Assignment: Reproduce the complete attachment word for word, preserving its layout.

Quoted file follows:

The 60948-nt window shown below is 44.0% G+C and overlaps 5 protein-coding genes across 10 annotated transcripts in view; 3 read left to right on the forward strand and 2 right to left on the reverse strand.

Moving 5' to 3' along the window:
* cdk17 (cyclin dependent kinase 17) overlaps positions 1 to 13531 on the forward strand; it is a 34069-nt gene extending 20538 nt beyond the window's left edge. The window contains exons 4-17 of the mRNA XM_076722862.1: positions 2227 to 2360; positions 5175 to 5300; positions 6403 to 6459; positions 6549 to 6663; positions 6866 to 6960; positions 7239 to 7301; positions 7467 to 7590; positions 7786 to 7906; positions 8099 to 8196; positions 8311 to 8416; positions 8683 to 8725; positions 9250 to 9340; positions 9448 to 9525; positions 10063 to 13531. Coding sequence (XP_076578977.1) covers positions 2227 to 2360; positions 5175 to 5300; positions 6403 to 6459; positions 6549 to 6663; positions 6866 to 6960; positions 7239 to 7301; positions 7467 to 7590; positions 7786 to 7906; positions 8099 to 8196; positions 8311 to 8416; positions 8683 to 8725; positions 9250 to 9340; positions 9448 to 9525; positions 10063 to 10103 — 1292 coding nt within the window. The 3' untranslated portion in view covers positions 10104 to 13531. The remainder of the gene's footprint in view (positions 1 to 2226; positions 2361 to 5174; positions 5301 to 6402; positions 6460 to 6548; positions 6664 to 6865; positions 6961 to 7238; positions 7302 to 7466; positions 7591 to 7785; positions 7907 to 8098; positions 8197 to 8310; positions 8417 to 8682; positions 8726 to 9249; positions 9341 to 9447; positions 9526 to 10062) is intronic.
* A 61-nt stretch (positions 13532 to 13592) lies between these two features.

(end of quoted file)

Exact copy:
The 60948-nt window shown below is 44.0% G+C and overlaps 5 protein-coding genes across 10 annotated transcripts in view; 3 read left to right on the forward strand and 2 right to left on the reverse strand.

Moving 5' to 3' along the window:
* cdk17 (cyclin dependent kinase 17) overlaps positions 1 to 13531 on the forward strand; it is a 34069-nt gene extending 20538 nt beyond the window's left edge. The window contains exons 4-17 of the mRNA XM_076722862.1: positions 2227 to 2360; positions 5175 to 5300; positions 6403 to 6459; positions 6549 to 6663; positions 6866 to 6960; positions 7239 to 7301; positions 7467 to 7590; positions 7786 to 7906; positions 8099 to 8196; positions 8311 to 8416; positions 8683 to 8725; positions 9250 to 9340; positions 9448 to 9525; positions 10063 to 13531. Coding sequence (XP_076578977.1) covers positions 2227 to 2360; positions 5175 to 5300; positions 6403 to 6459; positions 6549 to 6663; positions 6866 to 6960; positions 7239 to 7301; positions 7467 to 7590; positions 7786 to 7906; positions 8099 to 8196; positions 8311 to 8416; positions 8683 to 8725; positions 9250 to 9340; positions 9448 to 9525; positions 10063 to 10103 — 1292 coding nt within the window. The 3' untranslated portion in view covers positions 10104 to 13531. The remainder of the gene's footprint in view (positions 1 to 2226; positions 2361 to 5174; positions 5301 to 6402; positions 6460 to 6548; positions 6664 to 6865; positions 6961 to 7238; positions 7302 to 7466; positions 7591 to 7785; positions 7907 to 8098; positions 8197 to 8310; positions 8417 to 8682; positions 8726 to 9249; positions 9341 to 9447; positions 9526 to 10062) is intronic.
* A 61-nt stretch (positions 13532 to 13592) lies between these two features.